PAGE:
Press Release

Auto industry stalls UK’s shift to electric vans

May 14, 2021

A shortage of electric vans will derail the UK’s commitment to phase out diesel vans by 2030, a new study shows. With home deliveries on the rise, vans are now the UK’s fastest growing source of road transport emissions. But data analysed by Transport & Environment (T&E) shows that UK rules on emissions from vans are so weak most vanmakers will be able to meet current CO2 targets without selling a single zero-emissions vehicle. By 2030, four in five vans made in Europe will still be diesel, despite electric vans being cheaper to buy from around 2026.

To meet UK and EU CO2 targets for cars, manufacturers have ramped up the production of electric cars. They now account for one in seven new cars sold. But the targets for vans are so weak, just one in 60 vans sold in the UK is electric. Data obtained by T&E forecast only a fifth of vans made in Europe in 2030 will be electric – far short of the phase-out goal the government has announced.

van vs car emissions uk

Greg Archer, UK Director at Transport & Environment, said: “While regulations and incentives to buy electric cars are driving up sales, 98% of new vans are still diesels. If vanmakers have their way, four-fifths of vans made and sold in Europe will still be diesels by 2030. The automotive industry is forcing businesses to buy dirty diesel engines they can no longer sell in cars by restricting availability of clean electric van models.”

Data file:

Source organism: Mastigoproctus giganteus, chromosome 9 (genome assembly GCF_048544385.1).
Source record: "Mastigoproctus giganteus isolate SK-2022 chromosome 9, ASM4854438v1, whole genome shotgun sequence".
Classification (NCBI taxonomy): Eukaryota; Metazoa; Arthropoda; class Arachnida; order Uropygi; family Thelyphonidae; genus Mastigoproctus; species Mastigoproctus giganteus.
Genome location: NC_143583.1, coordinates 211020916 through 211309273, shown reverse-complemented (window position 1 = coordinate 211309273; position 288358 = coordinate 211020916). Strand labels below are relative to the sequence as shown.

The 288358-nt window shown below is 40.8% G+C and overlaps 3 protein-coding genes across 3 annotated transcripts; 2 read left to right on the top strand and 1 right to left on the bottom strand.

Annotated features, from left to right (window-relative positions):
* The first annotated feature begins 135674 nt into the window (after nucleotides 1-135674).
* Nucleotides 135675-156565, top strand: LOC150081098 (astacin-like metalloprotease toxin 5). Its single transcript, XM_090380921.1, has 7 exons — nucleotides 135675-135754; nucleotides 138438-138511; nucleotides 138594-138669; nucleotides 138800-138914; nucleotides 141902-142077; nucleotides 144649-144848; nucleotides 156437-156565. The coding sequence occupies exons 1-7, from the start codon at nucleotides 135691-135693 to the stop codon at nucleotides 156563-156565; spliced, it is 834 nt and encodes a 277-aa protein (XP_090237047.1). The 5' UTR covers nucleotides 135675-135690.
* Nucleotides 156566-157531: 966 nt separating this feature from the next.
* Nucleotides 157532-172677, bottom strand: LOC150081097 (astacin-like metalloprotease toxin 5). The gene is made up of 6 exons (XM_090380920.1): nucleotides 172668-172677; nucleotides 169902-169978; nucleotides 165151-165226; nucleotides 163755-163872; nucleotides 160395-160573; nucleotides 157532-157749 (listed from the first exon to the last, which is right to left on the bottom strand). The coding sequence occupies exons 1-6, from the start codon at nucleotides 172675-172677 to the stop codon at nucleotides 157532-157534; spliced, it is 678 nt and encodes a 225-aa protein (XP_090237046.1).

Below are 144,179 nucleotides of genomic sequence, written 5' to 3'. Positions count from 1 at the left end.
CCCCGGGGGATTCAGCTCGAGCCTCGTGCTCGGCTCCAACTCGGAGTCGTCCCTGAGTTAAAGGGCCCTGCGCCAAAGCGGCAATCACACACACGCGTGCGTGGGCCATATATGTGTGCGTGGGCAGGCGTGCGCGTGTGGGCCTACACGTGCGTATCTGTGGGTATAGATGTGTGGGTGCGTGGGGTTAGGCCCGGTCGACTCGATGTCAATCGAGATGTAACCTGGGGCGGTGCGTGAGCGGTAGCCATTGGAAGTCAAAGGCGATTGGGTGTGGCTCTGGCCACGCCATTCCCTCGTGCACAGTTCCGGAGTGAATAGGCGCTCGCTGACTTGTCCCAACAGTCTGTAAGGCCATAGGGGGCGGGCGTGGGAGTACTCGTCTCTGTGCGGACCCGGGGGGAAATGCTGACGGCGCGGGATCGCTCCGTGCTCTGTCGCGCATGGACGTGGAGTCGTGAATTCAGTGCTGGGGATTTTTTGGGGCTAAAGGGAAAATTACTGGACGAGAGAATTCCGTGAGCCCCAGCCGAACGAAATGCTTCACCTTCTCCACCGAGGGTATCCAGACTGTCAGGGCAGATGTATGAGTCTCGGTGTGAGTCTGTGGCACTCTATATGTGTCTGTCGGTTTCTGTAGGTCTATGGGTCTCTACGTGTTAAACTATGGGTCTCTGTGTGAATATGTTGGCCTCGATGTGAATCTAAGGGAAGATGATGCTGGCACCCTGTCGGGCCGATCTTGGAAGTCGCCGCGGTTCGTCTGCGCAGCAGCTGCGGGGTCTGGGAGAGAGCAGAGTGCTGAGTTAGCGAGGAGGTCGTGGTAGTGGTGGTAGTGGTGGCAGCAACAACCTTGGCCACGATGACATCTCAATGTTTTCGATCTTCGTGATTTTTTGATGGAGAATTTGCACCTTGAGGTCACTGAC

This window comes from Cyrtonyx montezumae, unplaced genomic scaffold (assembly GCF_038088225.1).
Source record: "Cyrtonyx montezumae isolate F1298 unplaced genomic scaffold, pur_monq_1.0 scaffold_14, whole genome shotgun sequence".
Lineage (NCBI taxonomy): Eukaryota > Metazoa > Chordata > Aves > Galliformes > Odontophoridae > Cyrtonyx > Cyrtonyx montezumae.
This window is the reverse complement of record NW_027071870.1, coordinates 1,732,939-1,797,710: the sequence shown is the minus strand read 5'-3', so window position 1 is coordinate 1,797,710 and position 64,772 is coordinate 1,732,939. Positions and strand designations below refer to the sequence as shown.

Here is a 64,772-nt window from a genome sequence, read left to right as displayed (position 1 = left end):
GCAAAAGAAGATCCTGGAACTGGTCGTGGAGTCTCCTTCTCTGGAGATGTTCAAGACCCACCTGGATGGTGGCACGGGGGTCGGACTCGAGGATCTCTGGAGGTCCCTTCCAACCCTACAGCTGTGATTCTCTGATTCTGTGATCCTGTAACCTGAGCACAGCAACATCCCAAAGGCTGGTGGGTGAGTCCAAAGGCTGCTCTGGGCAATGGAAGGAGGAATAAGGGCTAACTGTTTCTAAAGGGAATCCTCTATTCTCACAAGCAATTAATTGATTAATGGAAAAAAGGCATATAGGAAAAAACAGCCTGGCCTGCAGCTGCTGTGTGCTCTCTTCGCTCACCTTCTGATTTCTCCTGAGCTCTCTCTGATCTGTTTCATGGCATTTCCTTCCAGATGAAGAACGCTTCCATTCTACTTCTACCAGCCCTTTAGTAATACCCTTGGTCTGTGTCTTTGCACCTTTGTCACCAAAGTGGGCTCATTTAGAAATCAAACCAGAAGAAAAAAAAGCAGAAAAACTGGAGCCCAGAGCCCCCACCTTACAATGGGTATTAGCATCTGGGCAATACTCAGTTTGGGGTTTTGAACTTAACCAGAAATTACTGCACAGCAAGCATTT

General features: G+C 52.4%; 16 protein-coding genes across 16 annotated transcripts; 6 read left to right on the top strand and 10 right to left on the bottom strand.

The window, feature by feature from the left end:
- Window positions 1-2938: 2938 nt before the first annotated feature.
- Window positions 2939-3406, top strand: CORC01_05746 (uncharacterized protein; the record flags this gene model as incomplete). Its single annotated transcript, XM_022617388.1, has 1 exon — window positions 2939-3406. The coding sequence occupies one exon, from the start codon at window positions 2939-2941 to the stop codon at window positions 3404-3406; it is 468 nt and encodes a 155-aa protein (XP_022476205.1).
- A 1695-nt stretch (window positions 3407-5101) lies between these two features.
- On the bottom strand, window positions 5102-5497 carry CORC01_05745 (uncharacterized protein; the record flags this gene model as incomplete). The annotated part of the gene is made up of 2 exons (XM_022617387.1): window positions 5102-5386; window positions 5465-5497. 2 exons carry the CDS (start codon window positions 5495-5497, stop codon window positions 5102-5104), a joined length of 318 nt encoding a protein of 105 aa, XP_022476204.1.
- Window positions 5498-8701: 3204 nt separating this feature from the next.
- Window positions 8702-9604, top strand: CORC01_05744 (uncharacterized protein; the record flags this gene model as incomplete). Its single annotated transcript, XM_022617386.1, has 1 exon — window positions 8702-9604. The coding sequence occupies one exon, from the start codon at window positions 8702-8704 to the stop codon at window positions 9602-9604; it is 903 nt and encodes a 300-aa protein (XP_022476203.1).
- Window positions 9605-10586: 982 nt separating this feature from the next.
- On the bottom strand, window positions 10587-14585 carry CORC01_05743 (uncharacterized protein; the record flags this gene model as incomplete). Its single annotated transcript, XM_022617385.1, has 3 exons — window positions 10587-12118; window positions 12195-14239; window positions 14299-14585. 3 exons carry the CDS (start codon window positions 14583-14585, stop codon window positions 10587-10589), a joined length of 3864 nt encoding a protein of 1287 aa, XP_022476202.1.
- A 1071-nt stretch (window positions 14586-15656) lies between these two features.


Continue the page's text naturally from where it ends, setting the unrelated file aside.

With e-commerce booming, new van sales in the UK leapt by 43% between 2012 and 2019, and van emissions now account for 17% of all the CO2 from vehicles. New UK van standards that were introduced at the start of 2021 were supposed to make vans cleaner, but vanmakers have had to do almost nothing to reach them. Diesel car sales have slumped to just one in 10 new cars creating a massive oversupply of diesel parts and engines.

T&E UK is calling on the government to introduce a zero emissions sales target on vanmakers that requires them to increase sales of electric vans each year until they only sell zero emission models by 2035.  But regulations introduced at the end of 2020 are so weak vanmakers are able to meet the targets without significantly increasing sales of zero emission models.

Greg Archer concluded: “Electric vans already make business sense with lower total costs of ownership. By 2026 the price of an electric van should be less than the diesel equivalent. With the forthcoming Transport Decarbonisation Plan, the government must lay out clear plans on how it intends to achieve the phase out of diesel vans by 2030 including regulating auto companies to increase sales of electric vans.”

The Department for Transport’s overdue Transport Decarbonisation Plan is expected to be supported by a Green Paper outlining how it plans to meet the goal of ending sales of conventional cars and vans by 2030 and only allowing sales of zero emission cars and vans by 2035.


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